MAGST-File


The error I was most concerned with was “OpenMsgStore (0x8004011d) failed”. This seemed to indicate a permissions issue with the BES user with its rights to the user mailbox. Opening up ADUC and checking the security tab on the user account revealed that the BESAdmin account did have SendAs rights like it should have. Verified permissions in PowerShell as well to all the databases (See here for links to the PowerShell commands). So what was going on? The user account was not in any special admin groups, nor was the “Inherit permissions” checkbox unchecked. What do we do next?

Recreate the MAPI Profile

To recreate the profile, open up the “BlackBerry Server Configuration” which is located at Start – All Programs – BlackBerry Enterprise Server. Click on the BlackBerry Server tab and edit the profile. Make sure that Check Name works. In my case it did.

Move the Mailbox to Exchange 2013

I then tried moving the mailbox to the Exchange 2013 server. Once moved over there I changed the MAPI Profile to make sure it pointed to the Exchange 2013 server. Remember that the server name for 2013 is not a nice and easy FQDN or simple name, you need the GUID. If you do not know what it is, open up a mailbox with Outlook that is on 2013 and look to see what the properties of Mailbox Server are. That is the GUID you need. So once you make the move, change the GUID and hit check names, restart the server.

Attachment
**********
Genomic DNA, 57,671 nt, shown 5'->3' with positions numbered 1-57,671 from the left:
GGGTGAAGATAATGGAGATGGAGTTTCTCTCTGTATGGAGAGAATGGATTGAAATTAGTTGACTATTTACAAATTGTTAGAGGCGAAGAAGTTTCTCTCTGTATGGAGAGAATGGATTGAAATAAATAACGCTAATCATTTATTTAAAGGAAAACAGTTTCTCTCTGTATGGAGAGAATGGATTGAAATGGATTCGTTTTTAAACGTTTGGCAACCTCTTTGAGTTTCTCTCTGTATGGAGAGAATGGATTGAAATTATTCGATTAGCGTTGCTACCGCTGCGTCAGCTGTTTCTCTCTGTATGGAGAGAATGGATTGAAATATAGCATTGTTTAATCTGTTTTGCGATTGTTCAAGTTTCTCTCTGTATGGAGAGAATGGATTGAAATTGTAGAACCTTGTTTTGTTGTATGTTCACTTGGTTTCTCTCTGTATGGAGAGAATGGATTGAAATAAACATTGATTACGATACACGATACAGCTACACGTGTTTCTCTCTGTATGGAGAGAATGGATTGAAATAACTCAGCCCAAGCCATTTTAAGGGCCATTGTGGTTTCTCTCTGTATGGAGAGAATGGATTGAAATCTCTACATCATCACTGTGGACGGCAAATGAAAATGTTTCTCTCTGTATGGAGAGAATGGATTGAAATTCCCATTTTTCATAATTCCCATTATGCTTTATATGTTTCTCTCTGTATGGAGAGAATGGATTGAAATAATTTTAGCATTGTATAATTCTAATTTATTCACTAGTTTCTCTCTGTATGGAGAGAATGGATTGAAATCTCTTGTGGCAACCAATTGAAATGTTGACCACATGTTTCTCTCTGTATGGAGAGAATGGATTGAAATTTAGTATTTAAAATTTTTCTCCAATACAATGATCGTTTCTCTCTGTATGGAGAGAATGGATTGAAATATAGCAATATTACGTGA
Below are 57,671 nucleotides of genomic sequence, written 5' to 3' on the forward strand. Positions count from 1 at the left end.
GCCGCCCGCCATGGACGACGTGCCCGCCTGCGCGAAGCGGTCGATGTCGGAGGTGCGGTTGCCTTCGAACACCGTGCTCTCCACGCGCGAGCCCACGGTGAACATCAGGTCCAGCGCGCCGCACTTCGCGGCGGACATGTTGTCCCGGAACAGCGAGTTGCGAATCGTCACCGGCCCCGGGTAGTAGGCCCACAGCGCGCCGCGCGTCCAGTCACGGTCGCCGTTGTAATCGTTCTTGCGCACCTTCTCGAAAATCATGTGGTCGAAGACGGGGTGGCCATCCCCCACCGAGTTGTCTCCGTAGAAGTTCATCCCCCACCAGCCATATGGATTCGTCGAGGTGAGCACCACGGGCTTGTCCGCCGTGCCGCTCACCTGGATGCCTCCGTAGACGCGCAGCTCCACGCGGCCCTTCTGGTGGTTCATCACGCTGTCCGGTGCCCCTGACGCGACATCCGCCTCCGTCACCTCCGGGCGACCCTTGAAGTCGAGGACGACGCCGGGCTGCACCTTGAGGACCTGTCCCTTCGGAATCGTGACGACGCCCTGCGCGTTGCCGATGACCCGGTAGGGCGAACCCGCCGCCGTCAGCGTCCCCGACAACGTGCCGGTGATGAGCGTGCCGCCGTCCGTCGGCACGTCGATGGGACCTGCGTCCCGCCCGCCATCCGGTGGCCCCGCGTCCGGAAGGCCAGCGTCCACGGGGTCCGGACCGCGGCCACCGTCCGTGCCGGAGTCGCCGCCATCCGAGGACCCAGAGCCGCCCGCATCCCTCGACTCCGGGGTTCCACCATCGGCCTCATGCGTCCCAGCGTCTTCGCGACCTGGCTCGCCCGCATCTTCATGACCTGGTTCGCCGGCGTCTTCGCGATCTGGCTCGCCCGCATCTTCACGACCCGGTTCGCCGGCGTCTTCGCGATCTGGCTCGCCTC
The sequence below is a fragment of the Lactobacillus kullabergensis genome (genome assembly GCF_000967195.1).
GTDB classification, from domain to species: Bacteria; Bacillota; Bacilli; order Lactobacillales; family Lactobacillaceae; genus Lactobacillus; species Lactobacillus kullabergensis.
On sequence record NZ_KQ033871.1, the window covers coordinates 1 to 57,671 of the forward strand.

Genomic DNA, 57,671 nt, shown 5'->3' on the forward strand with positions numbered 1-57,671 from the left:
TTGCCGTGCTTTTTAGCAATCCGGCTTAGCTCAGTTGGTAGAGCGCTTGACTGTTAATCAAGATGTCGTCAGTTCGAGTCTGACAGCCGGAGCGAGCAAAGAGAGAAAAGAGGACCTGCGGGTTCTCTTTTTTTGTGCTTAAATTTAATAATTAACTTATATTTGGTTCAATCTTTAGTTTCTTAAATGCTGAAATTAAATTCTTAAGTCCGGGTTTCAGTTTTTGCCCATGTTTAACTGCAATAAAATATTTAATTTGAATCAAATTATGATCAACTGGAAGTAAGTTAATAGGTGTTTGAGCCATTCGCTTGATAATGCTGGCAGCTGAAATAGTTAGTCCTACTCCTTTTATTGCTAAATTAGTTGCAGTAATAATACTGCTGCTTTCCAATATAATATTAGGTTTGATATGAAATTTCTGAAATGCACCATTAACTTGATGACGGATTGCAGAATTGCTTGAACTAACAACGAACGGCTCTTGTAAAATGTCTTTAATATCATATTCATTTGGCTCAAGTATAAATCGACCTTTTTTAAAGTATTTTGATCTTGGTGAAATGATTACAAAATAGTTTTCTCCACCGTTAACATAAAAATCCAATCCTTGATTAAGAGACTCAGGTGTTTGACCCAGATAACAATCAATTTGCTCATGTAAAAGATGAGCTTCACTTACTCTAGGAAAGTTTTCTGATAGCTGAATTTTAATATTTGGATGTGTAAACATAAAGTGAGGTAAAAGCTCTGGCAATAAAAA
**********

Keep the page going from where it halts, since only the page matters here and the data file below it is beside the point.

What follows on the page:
Still no good. Same errors. What next?

Tools

BES has some tools that can be used to check the connectivity of your MAPI profile to Exchange. If you look in the “\Program Files\Research In Motion\BlackBerry Enterprise Server\Utility” directory you will see some tools. IEMSTest.exe is the tool we need for this test. When run, you will be prompted for the MAPI profile you wish to use and then you select the mailbox you want to test. After doing so, it will perform various tests like permission checks and calendar validation. When I ran it I basically received an error that said I did not have the correct permissions in AD. However, I had validated and (not mentioned above) I had also run the RIM tool for setting the SendAs permissions manually.